Federal government still shortchanging First Nations children a year after tribunal ruling, advocates say
Cindy Blackstock, child advocate, says 'colonial' attitudes are pervasive at Indigenous Affairs
Top First Nations activists said Thursday the government is still shortchanging Indigenous children through discriminatory spending practices on child welfare and health services, despite a year-old Canadian Human Rights Tribunal ruling that demanded the government immediately close gaps in care.
Cindy Blackstock, a child advocate who filed a complaint with the tribunal more than 10 years ago, told reporters the government is failing — even after two orders from the quasi-judicial body calling on the federal government to provide services to First Nations children comparable to those offered by provincial systems.
I won't go so far as to say these individuals are racist, but the system is racist.- Cindy Blackstock
The government voted in favour of an NDP motion last fall to inject $155 million into child and family services — but the money hasn't been spent, Blackstock said.
She said bureaucrats in Indigenous Affairs have a "colonial" attitude towards First Nations-run child welfare agencies as they routinely question their capacity to appropriately spend money.
"I won't go so far as to say these individuals are racist, but the system is racist," she said. "How much of the colonial philosophy within the department is colouring their perception of First Nations service providers?"
Blackstock said the government is hung up on further "engagement" on how best to reform the system, while more and more children are taken from their communities.
Nearly half of all children in foster care — some 14,200, according to Statistics Canada — are Indigenous, and most of those kids are under the care of a provincially-run child welfare system. There are currently more Indigenous children in state care than at the height of the residential school era, or during the Sixties Scoop.
The Sixties Scoop refers to an estimated 16,000 Indigenous children who were placed in non-native homes between 1965 and 1984 after a series of federal-provincial agreements on child welfare. A judge recently ruled the federal government failed to prevent on-reserve children in Ontario from losing their Indigenous identity after they were forcibly taken from their homes during this period.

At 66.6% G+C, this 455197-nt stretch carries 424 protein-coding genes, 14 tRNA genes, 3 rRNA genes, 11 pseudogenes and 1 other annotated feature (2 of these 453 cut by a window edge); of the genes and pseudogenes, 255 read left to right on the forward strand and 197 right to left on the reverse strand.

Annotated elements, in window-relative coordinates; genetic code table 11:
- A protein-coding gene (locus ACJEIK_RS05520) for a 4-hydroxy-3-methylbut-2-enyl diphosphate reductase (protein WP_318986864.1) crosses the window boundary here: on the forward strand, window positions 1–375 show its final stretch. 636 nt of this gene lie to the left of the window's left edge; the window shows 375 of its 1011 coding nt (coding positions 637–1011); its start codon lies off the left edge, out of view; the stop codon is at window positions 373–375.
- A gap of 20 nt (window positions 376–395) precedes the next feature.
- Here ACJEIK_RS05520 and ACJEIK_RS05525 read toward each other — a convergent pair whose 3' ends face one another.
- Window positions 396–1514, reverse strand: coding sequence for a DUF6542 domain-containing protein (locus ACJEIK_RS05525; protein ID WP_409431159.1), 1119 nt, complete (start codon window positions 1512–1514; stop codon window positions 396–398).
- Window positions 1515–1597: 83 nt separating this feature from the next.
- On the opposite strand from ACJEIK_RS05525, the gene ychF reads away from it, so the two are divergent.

"We are going to be here in another 10 years talking about the 2017 scoop, and the government is going to be apologizing for that and settling it. I want to get ahead of that, I want to keep those kids in their families, give them the childhood they deserve, and no apologies will be needed in the future," she said.
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She said Indigenous Affairs Carolyn Bennett's appointment of a ministerial special representative (MSR) to study problems with child welfare system is simply an attempt at political damage control. Blackstock said the minister's pick to help reform the system, Cynthia Wesley-Esquimaux, is odd because she is not academically trained as a social worker.
Bennett denied her ministry is dragging its heels.
"We are exerting every ounce of political muscle on this," she told reporters before question period. "I think you'll find that in the agencies, they know we're working with them.
"Money needs to go to communities, and money needs to change the system so that less kids are in care. The money is flowing and available," she said.
Budget 2016, which was drafted before the tribunal's ruling, committed some $635 million over five years in new funding for child welfare, but most of that money is back-loaded to 2019, and 2020, a year after the next scheduled election.
Limited definition of Jordan's Principle
In addition to its findings on child welfare, the tribunal also ruled that the federally run First Nations health-care system is discriminatory. It ordered the government to fully implement Jordan's Principle and provide services to Indigenous kids at the same level as those provided by the provinces to children living off-reserve.
Blackstock said the government is only implementing a limited definition of Jordan's Principle, despite the tribunal's ruling, as the government applying it only to children with disabilities.
Jordan's Principle is named after Jordan River Anderson, a five-year-old boy with serious and complex medical needs who died in hospital in 2005 after a drawn-out court battle between the federal government and Manitoba over who should pay his home-care costs.
Last summer, the government announced $382 million in funding over three years for services previously denied by Health Canada — but covered by the provinces for non-Indigenous children — such as mental health supports, home care and help for children living with disabilities, as well as for things as basic as infant formula, hearing aids and wheelchairs.
But as CBC News first reported earlier this month, Health Canada has spent only a quarter of the $127 million budgeted this year to implement Jordan's Principle. The government has only "identified" 3,000 children who require treatment at a cost of $30-40 million.
"We've got a lot more work to do, but we're determined," Health Minister Jane Philpott said Thursday.